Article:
Interior Flooring

How to Polish Wood Floors

Give wood floors like-new luster with the proper polish and technique.
How to Polish Wood Floors


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Think about the beating your wood floors endure on a daily basis: high heels, pet nails, children’s toys, and shifting furniture, to name a few! Tough as wood floors may be, their finish is still susceptible to scratches and scuffs. Refinishing—the process of sanding floors down entirely to apply a new surface finish—is costly and really only necessary every few decades. But polishing with a product specifically formulated for your floors is an easy, inexpensive way to regain shine, even out imperfections, and extend the life of your handsome hardwood. All it takes is a flat-head mop with a microfiber cleaning pad and commercial wood floor polish, which comes in low- or high-gloss sheens to achieve your desired look.

Whether or not you should polish your floors, however, depends on their finish. Those with a protective surface—a waterproof barrier such as urethane, for example—will benefit from polish, but floors with penetrating finishes like tung oil or unsealed wood require wax instead of polish. Using the wrong product can cause a host of problems, from making floors too slick to dulling the finish, and impair proper refinishing down the road. So it’s important to determine which kind of floor you have (our Step 1 in this guide on how to polish wood floors) before you dive in and cause damage.

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STEP 1: Test the finish on your wood floors. 

If you’re unsure what type of finish is on your floor, scrape off a tiny bit from an inconspicuous area with a sharp knife blade.

  • If the finish is smudged but no clear material is scraped up, your floor probably has a penetrating finish. Stop here, and do not polish these wood floors; these should only be waxed.
  • If you see a clear material, your flooring likely has a surface finish. It’s safe to polish these wood floors. Still, be sure to test out the polish in a small hidden or inconspicuous location on the wood before tackling the entire floor.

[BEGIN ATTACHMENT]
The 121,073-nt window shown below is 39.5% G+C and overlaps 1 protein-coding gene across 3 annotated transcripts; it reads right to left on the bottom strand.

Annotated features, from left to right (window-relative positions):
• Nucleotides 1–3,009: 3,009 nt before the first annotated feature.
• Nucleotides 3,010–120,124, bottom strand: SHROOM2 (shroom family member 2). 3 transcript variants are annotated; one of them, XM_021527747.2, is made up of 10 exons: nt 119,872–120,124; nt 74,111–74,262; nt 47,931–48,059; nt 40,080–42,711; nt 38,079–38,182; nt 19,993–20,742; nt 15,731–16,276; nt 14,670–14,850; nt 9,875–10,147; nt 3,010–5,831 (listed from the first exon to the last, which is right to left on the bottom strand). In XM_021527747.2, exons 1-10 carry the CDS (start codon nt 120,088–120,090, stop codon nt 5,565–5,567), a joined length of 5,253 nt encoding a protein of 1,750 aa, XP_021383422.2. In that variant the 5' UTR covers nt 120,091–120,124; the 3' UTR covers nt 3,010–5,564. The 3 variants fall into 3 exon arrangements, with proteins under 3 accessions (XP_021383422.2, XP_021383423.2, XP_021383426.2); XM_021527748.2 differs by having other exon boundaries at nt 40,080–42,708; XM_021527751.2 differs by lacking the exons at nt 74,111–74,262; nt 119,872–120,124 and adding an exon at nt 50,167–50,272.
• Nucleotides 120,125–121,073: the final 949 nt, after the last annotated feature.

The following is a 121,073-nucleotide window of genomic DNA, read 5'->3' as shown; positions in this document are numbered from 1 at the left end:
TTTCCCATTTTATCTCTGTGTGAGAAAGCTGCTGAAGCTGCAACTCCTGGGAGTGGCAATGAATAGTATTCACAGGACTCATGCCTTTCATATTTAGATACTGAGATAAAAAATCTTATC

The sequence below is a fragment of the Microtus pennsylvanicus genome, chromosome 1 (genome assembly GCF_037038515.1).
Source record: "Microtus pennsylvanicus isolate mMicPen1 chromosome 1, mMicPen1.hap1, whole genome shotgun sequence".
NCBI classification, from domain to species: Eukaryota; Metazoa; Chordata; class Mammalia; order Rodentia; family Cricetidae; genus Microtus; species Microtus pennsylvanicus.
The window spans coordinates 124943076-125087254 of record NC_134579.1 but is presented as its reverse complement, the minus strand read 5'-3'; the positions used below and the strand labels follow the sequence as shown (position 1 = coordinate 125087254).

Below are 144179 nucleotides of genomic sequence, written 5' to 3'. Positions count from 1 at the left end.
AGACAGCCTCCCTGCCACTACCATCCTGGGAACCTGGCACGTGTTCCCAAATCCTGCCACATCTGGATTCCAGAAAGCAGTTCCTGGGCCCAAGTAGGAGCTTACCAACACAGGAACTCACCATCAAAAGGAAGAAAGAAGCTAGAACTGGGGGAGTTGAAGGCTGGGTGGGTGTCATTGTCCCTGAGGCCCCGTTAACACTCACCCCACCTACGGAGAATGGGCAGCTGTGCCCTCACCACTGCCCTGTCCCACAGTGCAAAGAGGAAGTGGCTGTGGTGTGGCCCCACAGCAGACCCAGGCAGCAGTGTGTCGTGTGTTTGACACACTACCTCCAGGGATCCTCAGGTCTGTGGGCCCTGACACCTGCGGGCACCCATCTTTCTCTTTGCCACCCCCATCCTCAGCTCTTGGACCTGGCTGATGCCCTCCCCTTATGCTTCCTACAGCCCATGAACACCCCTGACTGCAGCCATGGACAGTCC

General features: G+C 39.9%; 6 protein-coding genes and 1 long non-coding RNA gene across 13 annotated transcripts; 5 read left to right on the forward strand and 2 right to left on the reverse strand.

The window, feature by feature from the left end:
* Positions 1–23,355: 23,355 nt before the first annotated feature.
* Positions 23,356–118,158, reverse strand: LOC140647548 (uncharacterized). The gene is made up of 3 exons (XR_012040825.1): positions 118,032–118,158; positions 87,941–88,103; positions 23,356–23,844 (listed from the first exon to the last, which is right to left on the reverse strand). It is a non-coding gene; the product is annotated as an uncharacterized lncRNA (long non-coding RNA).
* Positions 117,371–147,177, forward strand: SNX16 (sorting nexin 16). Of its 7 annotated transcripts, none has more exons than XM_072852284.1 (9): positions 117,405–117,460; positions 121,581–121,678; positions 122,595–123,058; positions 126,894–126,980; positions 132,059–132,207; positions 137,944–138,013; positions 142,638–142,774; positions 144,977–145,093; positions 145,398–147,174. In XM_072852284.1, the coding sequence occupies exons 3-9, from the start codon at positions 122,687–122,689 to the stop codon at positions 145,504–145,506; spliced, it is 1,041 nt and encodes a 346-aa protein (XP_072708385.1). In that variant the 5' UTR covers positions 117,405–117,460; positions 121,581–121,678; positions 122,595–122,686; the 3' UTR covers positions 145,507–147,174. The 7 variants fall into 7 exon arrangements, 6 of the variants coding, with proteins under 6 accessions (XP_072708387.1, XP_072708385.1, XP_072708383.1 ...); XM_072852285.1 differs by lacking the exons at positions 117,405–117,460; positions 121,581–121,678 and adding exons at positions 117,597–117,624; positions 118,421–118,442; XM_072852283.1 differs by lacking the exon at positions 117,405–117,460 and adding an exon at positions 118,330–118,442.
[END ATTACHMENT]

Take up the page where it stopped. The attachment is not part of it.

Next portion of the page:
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STEP 2: Clear and clean your wood floors of dust and dirt. 

Empty the room, removing as much furniture as possible, then clean the floor thoroughly to remove dust and dirt. Sweep or vacuum, then mop with a commercial wood floor cleaner or solution of a quarter-cup of dish soap and a gallon of warm water to lift any lingering grime. Give the floors a final pass with a clean, water-dampened mop to remove any cleaner residue. Dry completely with a soft, clean towel.

How to Polish Wood Floors

STEP 3: Polish wood floors to a shine.

Begin in a back corner of the room, plotting a path that will have you end up near an exit, pour a small S-shaped amount of wood floor polish onto the floor.

Using a flat-surface mop, work the solution back and forth in the direction of the wood grain, smoothing out any air bubbles. Work in small areas (about three to five feet wide in either direction) to best control the amount of polish you’ve applied.

While you must make sure to completely coat the floor, thin layers will dry more rapidly than thick ones, and you can always apply another coat if needed.

Note: Polish can stain drywall and baseboards, so avoid splashing on these areas.

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STEP 4: Hold off restoring the room for at least a day.

Wait at least one hour before allowing light traffic through the room and a full day before moving your belongings back in and resuming normal use. To avoid scratching, take care not to drag or slide furniture; pick up each piece up and place them where they belong. Attach felt furniture pads underneath heavy pieces for extra protection.

STEP 5: Follow a few precautions to keep wood floors looking great, and you can put off your next polishing job!

Now that your floors look like new, maintain them by placing rugs at entry doors to prevent dirt from being tracked inside. If your kitchen has wood flooring, also place a rug at the sink to catch stray drops of water.

Stick to a regular cleaning routine, vacuuming weekly and giving the floors a deep clean monthly. Skip any homemade cleaning solutions that include diluted vinegar or ammonia on wood floors—all they’ll do is dull a surface-finished floor. Instead, for a better all-natural approach, check out our homemade wood floor cleaner, which features castile soap.

These measures will go a way to make preserve your wood floor’s shine. You may still want to repeat the polishing process a few times annually, as needed, but don’t exceed four applications per year.